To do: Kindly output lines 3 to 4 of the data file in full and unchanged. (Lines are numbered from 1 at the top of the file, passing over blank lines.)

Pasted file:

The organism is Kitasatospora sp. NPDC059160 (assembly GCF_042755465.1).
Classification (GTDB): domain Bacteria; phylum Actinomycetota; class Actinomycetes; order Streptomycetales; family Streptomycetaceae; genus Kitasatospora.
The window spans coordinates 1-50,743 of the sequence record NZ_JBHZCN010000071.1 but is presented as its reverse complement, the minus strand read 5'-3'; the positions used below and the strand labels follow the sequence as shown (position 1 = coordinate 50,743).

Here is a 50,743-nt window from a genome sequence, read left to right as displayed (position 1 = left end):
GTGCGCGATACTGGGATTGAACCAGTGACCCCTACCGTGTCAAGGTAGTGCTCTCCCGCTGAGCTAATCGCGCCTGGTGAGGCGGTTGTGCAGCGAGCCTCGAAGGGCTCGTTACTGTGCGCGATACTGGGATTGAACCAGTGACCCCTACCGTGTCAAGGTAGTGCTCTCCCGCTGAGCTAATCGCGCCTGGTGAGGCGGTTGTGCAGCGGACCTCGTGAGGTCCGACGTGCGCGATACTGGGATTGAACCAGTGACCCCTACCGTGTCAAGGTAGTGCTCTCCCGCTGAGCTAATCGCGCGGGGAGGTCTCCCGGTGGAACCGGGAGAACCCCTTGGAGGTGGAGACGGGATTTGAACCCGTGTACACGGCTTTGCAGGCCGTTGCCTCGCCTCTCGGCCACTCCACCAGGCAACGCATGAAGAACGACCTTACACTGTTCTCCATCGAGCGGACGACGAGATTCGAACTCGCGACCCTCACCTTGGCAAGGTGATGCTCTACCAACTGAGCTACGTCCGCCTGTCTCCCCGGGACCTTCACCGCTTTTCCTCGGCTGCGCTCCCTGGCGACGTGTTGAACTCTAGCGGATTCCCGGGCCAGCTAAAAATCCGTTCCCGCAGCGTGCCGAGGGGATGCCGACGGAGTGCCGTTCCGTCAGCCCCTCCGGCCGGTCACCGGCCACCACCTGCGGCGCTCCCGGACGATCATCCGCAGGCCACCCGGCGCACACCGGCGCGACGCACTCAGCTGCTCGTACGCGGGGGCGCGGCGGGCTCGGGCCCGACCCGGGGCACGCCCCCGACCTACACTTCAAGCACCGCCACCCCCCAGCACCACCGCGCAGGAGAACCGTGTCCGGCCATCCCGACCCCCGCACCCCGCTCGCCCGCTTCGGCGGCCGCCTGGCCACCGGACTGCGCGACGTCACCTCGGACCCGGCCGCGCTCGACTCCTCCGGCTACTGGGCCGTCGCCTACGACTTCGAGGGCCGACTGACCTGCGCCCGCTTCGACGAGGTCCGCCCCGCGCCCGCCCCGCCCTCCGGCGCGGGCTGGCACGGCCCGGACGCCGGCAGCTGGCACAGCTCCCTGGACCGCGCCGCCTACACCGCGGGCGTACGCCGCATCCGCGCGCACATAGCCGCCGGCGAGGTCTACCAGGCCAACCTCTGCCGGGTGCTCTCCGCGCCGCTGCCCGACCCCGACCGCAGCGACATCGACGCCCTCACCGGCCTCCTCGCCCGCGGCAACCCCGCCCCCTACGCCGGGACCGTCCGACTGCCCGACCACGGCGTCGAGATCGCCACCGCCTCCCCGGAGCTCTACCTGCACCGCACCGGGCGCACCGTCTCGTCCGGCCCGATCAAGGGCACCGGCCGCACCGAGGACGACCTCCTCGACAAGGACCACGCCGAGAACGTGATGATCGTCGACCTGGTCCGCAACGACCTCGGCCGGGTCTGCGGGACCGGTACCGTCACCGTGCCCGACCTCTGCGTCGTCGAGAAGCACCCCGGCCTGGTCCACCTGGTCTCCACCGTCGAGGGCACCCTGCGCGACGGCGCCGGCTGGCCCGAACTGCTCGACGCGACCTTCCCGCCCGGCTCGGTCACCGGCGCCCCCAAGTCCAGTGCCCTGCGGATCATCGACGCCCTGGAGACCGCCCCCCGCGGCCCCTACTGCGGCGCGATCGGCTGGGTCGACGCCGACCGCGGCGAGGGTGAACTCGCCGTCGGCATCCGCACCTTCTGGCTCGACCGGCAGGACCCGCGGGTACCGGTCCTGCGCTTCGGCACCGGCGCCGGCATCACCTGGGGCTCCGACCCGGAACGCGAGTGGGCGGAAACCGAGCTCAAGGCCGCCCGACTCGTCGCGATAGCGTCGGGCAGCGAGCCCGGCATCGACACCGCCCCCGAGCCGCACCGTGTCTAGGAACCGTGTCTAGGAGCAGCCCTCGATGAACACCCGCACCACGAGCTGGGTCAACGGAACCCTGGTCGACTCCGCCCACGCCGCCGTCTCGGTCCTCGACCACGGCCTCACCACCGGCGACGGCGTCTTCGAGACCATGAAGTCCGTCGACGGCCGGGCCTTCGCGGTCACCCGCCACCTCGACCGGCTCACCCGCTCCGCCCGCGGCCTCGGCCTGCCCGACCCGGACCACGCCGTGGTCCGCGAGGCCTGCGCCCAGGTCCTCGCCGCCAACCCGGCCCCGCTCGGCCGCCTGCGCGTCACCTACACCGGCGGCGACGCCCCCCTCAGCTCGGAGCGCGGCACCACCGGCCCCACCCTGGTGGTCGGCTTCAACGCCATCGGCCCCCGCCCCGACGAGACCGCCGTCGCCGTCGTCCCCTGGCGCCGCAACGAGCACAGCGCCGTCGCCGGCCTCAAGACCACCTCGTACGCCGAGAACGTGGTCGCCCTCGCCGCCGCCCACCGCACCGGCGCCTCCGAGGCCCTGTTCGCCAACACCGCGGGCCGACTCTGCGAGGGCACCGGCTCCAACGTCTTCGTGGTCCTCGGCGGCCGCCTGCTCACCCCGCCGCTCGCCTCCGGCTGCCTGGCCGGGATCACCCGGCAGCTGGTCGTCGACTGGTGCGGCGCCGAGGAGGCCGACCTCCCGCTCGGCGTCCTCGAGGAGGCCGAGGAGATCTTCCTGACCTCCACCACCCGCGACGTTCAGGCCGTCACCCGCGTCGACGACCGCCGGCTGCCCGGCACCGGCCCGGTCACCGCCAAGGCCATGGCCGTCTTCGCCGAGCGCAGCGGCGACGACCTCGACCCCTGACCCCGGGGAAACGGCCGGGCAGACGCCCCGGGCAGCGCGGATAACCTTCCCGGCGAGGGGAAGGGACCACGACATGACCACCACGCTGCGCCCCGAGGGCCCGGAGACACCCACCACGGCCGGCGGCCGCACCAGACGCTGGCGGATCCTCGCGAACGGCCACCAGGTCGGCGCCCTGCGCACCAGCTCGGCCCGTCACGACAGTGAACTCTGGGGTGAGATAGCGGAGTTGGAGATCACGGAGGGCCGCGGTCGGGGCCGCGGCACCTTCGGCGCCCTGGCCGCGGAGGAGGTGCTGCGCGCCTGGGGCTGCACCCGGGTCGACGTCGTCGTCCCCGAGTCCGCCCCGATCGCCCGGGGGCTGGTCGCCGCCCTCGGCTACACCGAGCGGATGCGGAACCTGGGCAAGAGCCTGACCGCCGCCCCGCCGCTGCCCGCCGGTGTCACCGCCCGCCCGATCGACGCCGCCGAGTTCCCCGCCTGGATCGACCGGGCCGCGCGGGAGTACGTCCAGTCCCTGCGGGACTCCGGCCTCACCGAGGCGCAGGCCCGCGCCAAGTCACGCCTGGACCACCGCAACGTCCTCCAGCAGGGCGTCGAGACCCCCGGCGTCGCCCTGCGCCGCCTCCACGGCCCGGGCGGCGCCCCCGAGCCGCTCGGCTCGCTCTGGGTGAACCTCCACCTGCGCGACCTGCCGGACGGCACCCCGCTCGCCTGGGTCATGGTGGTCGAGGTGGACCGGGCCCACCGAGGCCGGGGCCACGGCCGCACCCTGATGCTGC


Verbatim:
The window spans coordinates 1-50,743 of the sequence record NZ_JBHZCN010000071.1 but is presented as its reverse complement, the minus strand read 5'-3'; the positions used below and the strand labels follow the sequence as shown (position 1 = coordinate 50,743).

Here is a 50,743-nt window from a genome sequence, read left to right as displayed (position 1 = left end):